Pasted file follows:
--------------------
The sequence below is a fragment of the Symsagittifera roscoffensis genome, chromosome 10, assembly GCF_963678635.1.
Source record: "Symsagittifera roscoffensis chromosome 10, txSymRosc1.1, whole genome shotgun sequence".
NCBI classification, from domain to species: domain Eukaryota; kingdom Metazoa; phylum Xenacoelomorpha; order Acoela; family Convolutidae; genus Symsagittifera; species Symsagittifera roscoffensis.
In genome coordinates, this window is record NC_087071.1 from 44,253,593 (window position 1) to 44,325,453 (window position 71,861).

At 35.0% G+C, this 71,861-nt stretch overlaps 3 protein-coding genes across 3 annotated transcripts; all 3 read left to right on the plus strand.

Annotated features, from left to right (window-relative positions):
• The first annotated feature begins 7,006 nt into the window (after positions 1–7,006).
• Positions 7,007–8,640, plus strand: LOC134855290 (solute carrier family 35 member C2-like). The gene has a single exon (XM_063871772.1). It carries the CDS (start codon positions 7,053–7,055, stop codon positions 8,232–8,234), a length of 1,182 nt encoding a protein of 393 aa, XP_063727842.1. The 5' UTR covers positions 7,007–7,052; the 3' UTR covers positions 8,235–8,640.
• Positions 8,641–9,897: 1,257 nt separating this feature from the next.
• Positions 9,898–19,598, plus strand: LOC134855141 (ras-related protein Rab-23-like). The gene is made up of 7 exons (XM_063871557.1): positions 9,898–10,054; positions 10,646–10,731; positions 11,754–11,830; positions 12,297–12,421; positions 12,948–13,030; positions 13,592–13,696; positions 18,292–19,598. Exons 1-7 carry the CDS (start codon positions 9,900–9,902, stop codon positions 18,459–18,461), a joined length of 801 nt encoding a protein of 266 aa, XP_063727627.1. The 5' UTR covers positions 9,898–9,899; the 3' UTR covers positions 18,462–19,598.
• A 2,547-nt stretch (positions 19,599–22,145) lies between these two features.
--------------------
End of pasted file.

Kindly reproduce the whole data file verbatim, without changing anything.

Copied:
The sequence below is a fragment of the Symsagittifera roscoffensis genome, chromosome 10, assembly GCF_963678635.1.
Source record: "Symsagittifera roscoffensis chromosome 10, txSymRosc1.1, whole genome shotgun sequence".
NCBI classification, from domain to species: domain Eukaryota; kingdom Metazoa; phylum Xenacoelomorpha; order Acoela; family Convolutidae; genus Symsagittifera; species Symsagittifera roscoffensis.
In genome coordinates, this window is record NC_087071.1 from 44,253,593 (window position 1) to 44,325,453 (window position 71,861).

At 35.0% G+C, this 71,861-nt stretch overlaps 3 protein-coding genes across 3 annotated transcripts; all 3 read left to right on the plus strand.

Annotated features, from left to right (window-relative positions):
• The first annotated feature begins 7,006 nt into the window (after positions 1–7,006).
• Positions 7,007–8,640, plus strand: LOC134855290 (solute carrier family 35 member C2-like). The gene has a single exon (XM_063871772.1). It carries the CDS (start codon positions 7,053–7,055, stop codon positions 8,232–8,234), a length of 1,182 nt encoding a protein of 393 aa, XP_063727842.1. The 5' UTR covers positions 7,007–7,052; the 3' UTR covers positions 8,235–8,640.
• Positions 8,641–9,897: 1,257 nt separating this feature from the next.
• Positions 9,898–19,598, plus strand: LOC134855141 (ras-related protein Rab-23-like). The gene is made up of 7 exons (XM_063871557.1): positions 9,898–10,054; positions 10,646–10,731; positions 11,754–11,830; positions 12,297–12,421; positions 12,948–13,030; positions 13,592–13,696; positions 18,292–19,598. Exons 1-7 carry the CDS (start codon positions 9,900–9,902, stop codon positions 18,459–18,461), a joined length of 801 nt encoding a protein of 266 aa, XP_063727627.1. The 5' UTR covers positions 9,898–9,899; the 3' UTR covers positions 18,462–19,598.
• A 2,547-nt stretch (positions 19,599–22,145) lies between these two features.